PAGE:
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Ooberman founders Dan Popplewell and Andy Flett met over a piano at their school in Bradford, 1988. The first band they set up was The Forestry Commission, with Andy's younger brother Steve on bass. The band's life soon ended when Dan moved to Liverpool, but the three friends kept in touch.
Steve moved to Liverpool in 1992, and Andy later joined him in 1997. Ooberman was then born, complete with Sophia Churney (keyboards and vocals) and Alan Kelly (drums). The first Ooberman gig was in June 1997, and their eccentric live shows and quirky demos won them the 1997 BT Merseyside Arts Award for Best Newcomers.
Their first release was the Sugar Bum single, a 7" on Graham Coxon's Transcopic label. They then released the critically acclaimed Shorley Wall EP on Tugboat Records. The band then whipped up a major deal with Independiente, on which they released their first proper single; the Top 40 hit Blossoms Falling.
By spring 1999, the band had finished work on their debut album, The Magic Treehouse. The album got great reviews, including an 8/10 in the hard-to-please NME. The reviews sadly didn't turn into sales, though, and after a few singles missed the Top 40, Independiente and Ooberman parted company.
The band had had enough with the music industry by this time, and in mid-2000, they started work on their second LP. During this time, tension within the band caused original drummer Alan Kelly to leave the band, but he was replaced by Paul Walsham.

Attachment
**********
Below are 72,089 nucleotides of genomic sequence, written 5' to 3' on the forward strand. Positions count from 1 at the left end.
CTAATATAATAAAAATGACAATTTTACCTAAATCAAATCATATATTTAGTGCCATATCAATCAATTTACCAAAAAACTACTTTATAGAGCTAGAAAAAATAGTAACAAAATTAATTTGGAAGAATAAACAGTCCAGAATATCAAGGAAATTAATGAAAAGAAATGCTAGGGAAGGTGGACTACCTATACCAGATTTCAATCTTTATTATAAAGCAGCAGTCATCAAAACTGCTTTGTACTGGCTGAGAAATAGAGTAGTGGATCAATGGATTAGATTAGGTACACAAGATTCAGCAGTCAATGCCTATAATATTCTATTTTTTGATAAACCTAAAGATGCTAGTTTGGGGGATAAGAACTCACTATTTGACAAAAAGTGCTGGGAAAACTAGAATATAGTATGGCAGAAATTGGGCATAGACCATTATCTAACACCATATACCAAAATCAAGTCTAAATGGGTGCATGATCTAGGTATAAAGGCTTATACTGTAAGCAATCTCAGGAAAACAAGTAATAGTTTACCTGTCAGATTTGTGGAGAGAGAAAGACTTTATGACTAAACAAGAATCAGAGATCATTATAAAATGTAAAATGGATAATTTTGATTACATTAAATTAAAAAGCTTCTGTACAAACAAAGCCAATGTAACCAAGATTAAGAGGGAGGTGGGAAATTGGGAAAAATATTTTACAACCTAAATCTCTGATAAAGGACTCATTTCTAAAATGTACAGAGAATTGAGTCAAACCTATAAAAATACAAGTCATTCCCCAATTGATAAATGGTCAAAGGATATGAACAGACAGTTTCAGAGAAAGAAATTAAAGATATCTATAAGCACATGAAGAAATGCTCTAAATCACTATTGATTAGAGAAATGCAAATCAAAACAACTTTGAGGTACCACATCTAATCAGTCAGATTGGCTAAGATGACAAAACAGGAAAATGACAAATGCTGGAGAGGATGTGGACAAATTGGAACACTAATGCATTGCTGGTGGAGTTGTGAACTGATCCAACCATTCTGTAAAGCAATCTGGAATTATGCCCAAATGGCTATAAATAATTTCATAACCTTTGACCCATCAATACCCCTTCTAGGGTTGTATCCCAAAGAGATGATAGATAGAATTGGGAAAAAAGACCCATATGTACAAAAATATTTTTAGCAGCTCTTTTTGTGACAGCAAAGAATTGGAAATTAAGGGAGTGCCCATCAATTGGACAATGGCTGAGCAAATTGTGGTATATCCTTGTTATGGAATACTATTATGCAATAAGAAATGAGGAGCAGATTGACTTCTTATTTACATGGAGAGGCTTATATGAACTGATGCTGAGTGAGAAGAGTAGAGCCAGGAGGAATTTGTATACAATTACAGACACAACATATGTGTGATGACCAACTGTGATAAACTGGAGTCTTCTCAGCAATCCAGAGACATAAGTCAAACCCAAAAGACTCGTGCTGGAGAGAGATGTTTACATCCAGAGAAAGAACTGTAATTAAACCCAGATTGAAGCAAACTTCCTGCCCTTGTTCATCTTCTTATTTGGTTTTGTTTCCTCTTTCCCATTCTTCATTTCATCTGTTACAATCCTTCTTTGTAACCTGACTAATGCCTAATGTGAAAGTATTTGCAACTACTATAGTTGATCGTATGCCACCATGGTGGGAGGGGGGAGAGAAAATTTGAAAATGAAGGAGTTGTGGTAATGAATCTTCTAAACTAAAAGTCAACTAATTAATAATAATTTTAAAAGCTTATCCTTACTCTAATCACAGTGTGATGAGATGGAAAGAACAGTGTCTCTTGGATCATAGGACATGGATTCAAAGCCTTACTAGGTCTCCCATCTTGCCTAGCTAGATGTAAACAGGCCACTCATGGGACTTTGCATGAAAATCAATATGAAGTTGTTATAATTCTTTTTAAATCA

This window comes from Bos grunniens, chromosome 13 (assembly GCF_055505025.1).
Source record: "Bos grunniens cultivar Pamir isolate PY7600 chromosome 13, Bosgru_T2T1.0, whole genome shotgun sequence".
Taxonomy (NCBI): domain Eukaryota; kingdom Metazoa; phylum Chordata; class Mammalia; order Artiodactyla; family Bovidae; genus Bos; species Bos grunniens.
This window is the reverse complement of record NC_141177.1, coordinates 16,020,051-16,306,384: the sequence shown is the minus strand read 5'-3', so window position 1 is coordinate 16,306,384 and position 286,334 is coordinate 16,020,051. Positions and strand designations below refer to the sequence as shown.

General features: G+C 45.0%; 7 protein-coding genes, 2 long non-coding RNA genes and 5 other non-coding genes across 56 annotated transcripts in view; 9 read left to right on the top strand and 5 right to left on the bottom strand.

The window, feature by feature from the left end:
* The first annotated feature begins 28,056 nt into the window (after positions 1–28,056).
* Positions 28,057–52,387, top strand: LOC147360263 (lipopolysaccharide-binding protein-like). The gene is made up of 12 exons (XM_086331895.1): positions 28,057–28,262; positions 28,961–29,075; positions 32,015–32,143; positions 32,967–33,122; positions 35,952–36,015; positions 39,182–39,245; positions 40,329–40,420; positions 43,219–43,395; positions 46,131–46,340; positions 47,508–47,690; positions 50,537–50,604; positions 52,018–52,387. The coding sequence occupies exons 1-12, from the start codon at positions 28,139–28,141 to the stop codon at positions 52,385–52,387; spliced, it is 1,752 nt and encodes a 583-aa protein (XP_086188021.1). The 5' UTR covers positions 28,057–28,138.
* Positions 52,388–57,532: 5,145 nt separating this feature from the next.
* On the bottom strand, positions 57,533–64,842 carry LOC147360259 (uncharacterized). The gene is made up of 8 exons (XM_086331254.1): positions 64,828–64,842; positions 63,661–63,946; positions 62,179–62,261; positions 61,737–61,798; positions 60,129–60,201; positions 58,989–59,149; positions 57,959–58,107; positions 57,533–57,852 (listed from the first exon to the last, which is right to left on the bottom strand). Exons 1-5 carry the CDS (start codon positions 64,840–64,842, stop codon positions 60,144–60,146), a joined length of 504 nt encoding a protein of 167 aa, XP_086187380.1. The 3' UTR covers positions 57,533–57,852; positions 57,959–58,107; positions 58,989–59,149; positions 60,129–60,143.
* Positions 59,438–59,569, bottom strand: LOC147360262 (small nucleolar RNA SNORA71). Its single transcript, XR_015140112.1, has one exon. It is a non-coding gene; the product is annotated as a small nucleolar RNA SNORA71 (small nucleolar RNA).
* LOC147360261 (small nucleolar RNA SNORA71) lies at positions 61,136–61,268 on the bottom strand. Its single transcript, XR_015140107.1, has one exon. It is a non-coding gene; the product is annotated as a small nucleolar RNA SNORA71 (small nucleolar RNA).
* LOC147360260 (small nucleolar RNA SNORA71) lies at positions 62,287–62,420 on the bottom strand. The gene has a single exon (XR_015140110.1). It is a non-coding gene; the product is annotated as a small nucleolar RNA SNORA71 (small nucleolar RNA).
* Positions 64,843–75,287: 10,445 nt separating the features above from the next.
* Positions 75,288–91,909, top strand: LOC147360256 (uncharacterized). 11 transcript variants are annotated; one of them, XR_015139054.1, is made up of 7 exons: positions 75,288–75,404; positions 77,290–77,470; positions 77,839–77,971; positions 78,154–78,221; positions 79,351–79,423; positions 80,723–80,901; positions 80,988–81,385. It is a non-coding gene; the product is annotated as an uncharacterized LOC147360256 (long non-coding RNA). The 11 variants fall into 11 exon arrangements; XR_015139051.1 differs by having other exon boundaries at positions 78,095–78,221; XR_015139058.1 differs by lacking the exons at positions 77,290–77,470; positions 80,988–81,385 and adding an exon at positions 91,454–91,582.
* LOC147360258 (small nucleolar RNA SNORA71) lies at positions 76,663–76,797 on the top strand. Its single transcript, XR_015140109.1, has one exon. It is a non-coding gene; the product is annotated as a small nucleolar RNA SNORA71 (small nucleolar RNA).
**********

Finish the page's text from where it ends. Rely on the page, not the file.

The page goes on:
After more than a year working on new material, things started to heat up. The band announced that they would release their second album - Hey Petrunko - at the start of 2002. A mini-album, Running Girl, preceded it in October 2001. As well as getting a new drummer, this time Jaymie Ireland, Dan Popplewell also set up his own record label, Rotodisc.
A 5-track EP - Bluebell Morning - and a single - Beany Bean - followed, but Hey Petrunko was delayed over and over again. After nearly three years working on the album, it was finally released on the 3rd March 2003, to widespread critical acclaim.
A tour and another single followed, but all was not well at Oober HQ. The break-up of Danny and Sophia's relationship strained the band too far, and in May, Danny announced that they were both leaving the band. Rotodisc was shut down, and planned releases and tour dates (including festivals and foreign gigs) were scrapped. The Oob rolls no longer...